Bridge building tradition continues


Mrs. Tatevosian

Mr. Gruss aligns the bridge with the table.

Stella Akopyan, Staff Writer

Clark Magnet’s long-standing bridge building competition continues for its 25th year on Thursday, April 13, 2023. Mr. Chuck Devore, a math and science teacher hired when Clark first opened in 1998, started this engineering competition as well as the robotics team here at Clark. For the past several years after Mr. Devore left Clark, physics teacher Mr. Gruss had taken over this tradition. 

The rules and requirements for what qualifies and is eligible for the competition changes each year. Projects made last year would not qualify for this year. Physics teacher Mr. Gruss shares his love for this tradition. “I love the creativity and ingenuity that is obvious in the varied designs the students build.  It is a great opportunity to apply the concepts we are learning in physics to a real-world-like engineering problem,” Mr. Gruss said. 

The items and regulations needed for this contest are wood, glue, and the 25 gram weight limit required for the bridge. Students had about three to four weeks to come up with a creative and effective idea. Because the assignment was extra credit, the students that participated were either motivated by that incentive or had personal buy-in to challenge themselves and compete with their peers. The amount of extra credit the students received depended on how well the student did.

Students filled Mr. Gruss’s classroom, impatiently waiting to test out their bridges. The bridges were tested by separating two tables to create a gap in between to place the bridge on. A bucket was then suspended from the middle of the bridge to test out how much weight the bridges can hold. Weights were then put into the bucket, which by themselves weighed 2 kilograms, and the student who created the bridge started to add one one-kilogram block at a time until the bridge breaks. Freshman Nane Mkhitaryan was one of the participants in the competition. “I was surprised at how well my bridge held up compared to others and I think that was from creating my bridge in forms of triangles,” Mkhitaryan said.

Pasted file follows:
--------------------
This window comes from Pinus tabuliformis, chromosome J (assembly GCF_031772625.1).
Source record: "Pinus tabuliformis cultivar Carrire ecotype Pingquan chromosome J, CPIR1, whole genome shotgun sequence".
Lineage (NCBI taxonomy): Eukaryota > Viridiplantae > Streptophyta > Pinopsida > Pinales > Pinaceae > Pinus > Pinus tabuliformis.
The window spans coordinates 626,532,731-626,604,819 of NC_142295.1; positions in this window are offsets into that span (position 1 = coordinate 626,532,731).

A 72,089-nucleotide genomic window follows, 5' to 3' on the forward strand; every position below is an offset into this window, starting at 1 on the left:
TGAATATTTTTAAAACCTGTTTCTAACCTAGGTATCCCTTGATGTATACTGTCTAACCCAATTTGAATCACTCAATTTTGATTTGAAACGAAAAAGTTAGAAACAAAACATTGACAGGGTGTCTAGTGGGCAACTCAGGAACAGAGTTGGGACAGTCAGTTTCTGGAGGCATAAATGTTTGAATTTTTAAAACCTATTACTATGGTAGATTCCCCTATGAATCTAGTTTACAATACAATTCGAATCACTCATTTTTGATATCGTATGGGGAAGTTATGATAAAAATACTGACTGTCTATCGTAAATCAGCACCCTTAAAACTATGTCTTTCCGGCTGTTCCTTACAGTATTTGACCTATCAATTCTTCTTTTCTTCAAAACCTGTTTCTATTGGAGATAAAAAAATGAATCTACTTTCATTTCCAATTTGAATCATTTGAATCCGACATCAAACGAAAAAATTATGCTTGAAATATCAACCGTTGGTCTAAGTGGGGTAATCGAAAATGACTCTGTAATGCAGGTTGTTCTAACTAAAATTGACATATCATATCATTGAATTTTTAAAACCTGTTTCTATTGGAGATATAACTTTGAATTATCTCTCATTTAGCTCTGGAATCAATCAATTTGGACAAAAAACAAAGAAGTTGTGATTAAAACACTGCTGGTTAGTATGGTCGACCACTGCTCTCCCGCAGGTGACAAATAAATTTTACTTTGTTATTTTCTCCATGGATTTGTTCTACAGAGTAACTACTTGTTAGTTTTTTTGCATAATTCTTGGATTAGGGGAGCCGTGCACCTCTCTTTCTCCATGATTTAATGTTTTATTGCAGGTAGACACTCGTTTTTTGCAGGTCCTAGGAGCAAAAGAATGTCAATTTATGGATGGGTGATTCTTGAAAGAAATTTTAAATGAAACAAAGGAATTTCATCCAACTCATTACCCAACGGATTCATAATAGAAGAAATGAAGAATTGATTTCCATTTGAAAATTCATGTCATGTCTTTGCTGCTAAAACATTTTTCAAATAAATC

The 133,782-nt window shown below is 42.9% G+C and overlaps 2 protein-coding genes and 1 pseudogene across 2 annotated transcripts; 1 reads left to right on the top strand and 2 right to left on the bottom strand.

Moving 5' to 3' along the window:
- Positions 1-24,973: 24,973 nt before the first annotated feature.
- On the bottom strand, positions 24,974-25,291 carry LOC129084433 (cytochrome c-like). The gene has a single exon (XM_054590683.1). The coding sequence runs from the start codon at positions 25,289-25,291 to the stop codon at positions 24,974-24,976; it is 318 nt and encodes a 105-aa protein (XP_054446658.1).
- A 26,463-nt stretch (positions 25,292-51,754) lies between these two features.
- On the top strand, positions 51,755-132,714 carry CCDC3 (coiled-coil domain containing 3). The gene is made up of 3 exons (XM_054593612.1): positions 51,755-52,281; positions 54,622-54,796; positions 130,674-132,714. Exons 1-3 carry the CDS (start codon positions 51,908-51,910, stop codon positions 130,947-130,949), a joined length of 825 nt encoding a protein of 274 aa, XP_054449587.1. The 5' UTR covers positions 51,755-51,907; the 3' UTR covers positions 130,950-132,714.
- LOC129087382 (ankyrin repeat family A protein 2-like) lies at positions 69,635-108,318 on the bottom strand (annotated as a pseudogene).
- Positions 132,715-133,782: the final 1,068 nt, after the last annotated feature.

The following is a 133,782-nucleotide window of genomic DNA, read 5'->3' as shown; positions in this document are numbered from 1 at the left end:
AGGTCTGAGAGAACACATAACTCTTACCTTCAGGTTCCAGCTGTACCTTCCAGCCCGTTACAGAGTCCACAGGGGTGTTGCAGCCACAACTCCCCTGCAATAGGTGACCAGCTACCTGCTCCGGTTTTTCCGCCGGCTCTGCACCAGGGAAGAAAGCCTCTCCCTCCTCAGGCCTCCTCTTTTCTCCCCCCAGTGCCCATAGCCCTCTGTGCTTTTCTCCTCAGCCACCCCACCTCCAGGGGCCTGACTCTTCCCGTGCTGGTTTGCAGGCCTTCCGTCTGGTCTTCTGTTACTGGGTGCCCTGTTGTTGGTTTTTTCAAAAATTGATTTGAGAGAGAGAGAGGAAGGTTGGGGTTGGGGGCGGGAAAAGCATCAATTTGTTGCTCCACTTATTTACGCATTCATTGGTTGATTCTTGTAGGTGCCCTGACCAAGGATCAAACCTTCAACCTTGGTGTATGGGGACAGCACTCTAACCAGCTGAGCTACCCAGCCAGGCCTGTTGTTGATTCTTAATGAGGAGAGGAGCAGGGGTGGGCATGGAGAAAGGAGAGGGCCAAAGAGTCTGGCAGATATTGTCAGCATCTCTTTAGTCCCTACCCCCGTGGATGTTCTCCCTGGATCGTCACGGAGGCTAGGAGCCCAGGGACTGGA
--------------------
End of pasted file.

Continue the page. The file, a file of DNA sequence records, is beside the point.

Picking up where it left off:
The students used what they learned in class to make sturdy and durable bridges. The winner for the 2023 Bridge Building Competition was senior Tracy Tranquena. Tracy’s bridge was able to hold 10 kilograms and weighed only 25.00 grams for an efficiency of 400, meaning the bridge held 400 times its own weight. The best design overall was freshman Hensa Ohanis. Her bridge was able to hold 6 kilograms and had an efficiency of 269. Even though it didn’t hold as much weight compared to others, it had a unique design.